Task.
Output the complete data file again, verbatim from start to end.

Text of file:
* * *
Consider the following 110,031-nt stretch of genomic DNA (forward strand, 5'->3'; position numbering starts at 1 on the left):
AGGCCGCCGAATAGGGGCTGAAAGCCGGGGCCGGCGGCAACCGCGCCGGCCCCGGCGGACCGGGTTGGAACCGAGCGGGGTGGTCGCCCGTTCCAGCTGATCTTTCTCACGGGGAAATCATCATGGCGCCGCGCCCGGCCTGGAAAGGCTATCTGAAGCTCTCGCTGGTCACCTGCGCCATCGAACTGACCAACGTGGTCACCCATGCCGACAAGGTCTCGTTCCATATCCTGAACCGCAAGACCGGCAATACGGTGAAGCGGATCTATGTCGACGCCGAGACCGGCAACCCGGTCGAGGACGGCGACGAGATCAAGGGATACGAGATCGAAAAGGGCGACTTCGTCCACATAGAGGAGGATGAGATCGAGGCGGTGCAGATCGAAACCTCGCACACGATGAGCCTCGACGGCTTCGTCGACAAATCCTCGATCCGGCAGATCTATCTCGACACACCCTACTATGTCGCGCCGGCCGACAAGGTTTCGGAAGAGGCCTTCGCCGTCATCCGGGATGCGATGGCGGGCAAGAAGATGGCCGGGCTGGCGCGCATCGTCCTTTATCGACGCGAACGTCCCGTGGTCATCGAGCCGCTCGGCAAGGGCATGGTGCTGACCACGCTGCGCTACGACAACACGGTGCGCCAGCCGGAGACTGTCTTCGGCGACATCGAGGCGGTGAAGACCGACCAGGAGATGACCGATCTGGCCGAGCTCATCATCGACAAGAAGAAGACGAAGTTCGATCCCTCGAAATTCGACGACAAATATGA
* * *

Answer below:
Consider the following 110,031-nt stretch of genomic DNA (forward strand, 5'->3'; position numbering starts at 1 on the left):
AGGCCGCCGAATAGGGGCTGAAAGCCGGGGCCGGCGGCAACCGCGCCGGCCCCGGCGGACCGGGTTGGAACCGAGCGGGGTGGTCGCCCGTTCCAGCTGATCTTTCTCACGGGGAAATCATCATGGCGCCGCGCCCGGCCTGGAAAGGCTATCTGAAGCTCTCGCTGGTCACCTGCGCCATCGAACTGACCAACGTGGTCACCCATGCCGACAAGGTCTCGTTCCATATCCTGAACCGCAAGACCGGCAATACGGTGAAGCGGATCTATGTCGACGCCGAGACCGGCAACCCGGTCGAGGACGGCGACGAGATCAAGGGATACGAGATCGAAAAGGGCGACTTCGTCCACATAGAGGAGGATGAGATCGAGGCGGTGCAGATCGAAACCTCGCACACGATGAGCCTCGACGGCTTCGTCGACAAATCCTCGATCCGGCAGATCTATCTCGACACACCCTACTATGTCGCGCCGGCCGACAAGGTTTCGGAAGAGGCCTTCGCCGTCATCCGGGATGCGATGGCGGGCAAGAAGATGGCCGGGCTGGCGCGCATCGTCCTTTATCGACGCGAACGTCCCGTGGTCATCGAGCCGCTCGGCAAGGGCATGGTGCTGACCACGCTGCGCTACGACAACACGGTGCGCCAGCCGGAGACTGTCTTCGGCGACATCGAGGCGGTGAAGACCGACCAGGAGATGACCGATCTGGCCGAGCTCATCATCGACAAGAAGAAGACGAAGTTCGATCCCTCGAAATTCGACGACAAATATGA